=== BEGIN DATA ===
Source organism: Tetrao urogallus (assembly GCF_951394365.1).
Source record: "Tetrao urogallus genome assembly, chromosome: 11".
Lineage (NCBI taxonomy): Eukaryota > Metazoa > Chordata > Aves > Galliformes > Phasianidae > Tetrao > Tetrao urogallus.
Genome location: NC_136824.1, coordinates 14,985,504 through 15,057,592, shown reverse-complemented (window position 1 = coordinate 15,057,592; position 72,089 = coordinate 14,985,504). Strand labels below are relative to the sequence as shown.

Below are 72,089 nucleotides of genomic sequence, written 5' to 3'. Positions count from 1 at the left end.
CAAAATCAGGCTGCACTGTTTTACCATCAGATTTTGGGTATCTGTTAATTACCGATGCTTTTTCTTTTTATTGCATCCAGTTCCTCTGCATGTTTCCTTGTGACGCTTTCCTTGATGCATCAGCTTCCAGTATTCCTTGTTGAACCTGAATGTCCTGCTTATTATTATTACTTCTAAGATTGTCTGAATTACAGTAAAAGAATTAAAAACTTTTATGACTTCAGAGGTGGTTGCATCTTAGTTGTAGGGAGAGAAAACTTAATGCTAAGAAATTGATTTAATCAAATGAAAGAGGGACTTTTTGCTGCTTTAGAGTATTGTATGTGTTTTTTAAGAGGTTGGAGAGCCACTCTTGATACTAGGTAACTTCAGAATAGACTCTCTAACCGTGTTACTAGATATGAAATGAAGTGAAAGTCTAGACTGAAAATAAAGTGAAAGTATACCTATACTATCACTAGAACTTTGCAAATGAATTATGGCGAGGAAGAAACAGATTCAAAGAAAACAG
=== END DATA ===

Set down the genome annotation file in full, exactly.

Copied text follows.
Source organism: Tetrao urogallus (assembly GCF_951394365.1).
Source record: "Tetrao urogallus genome assembly, chromosome: 11".
Lineage (NCBI taxonomy): Eukaryota > Metazoa > Chordata > Aves > Galliformes > Phasianidae > Tetrao > Tetrao urogallus.
Genome location: NC_136824.1, coordinates 14,985,504 through 15,057,592, shown reverse-complemented (window position 1 = coordinate 15,057,592; position 72,089 = coordinate 14,985,504). Strand labels below are relative to the sequence as shown.

Below are 72,089 nucleotides of genomic sequence, written 5' to 3'. Positions count from 1 at the left end.
CAAAATCAGGCTGCACTGTTTTACCATCAGATTTTGGGTATCTGTTAATTACCGATGCTTTTTCTTTTTATTGCATCCAGTTCCTCTGCATGTTTCCTTGTGACGCTTTCCTTGATGCATCAGCTTCCAGTATTCCTTGTTGAACCTGAATGTCCTGCTTATTATTATTACTTCTAAGATTGTCTGAATTACAGTAAAAGAATTAAAAACTTTTATGACTTCAGAGGTGGTTGCATCTTAGTTGTAGGGAGAGAAAACTTAATGCTAAGAAATTGATTTAATCAAATGAAAGAGGGACTTTTTGCTGCTTTAGAGTATTGTATGTGTTTTTTAAGAGGTTGGAGAGCCACTCTTGATACTAGGTAACTTCAGAATAGACTCTCTAACCGTGTTACTAGATATGAAATGAAGTGAAAGTCTAGACTGAAAATAAAGTGAAAGTATACCTATACTATCACTAGAACTTTGCAAATGAATTATGGCGAGGAAGAAACAGATTCAAAGAAAACAG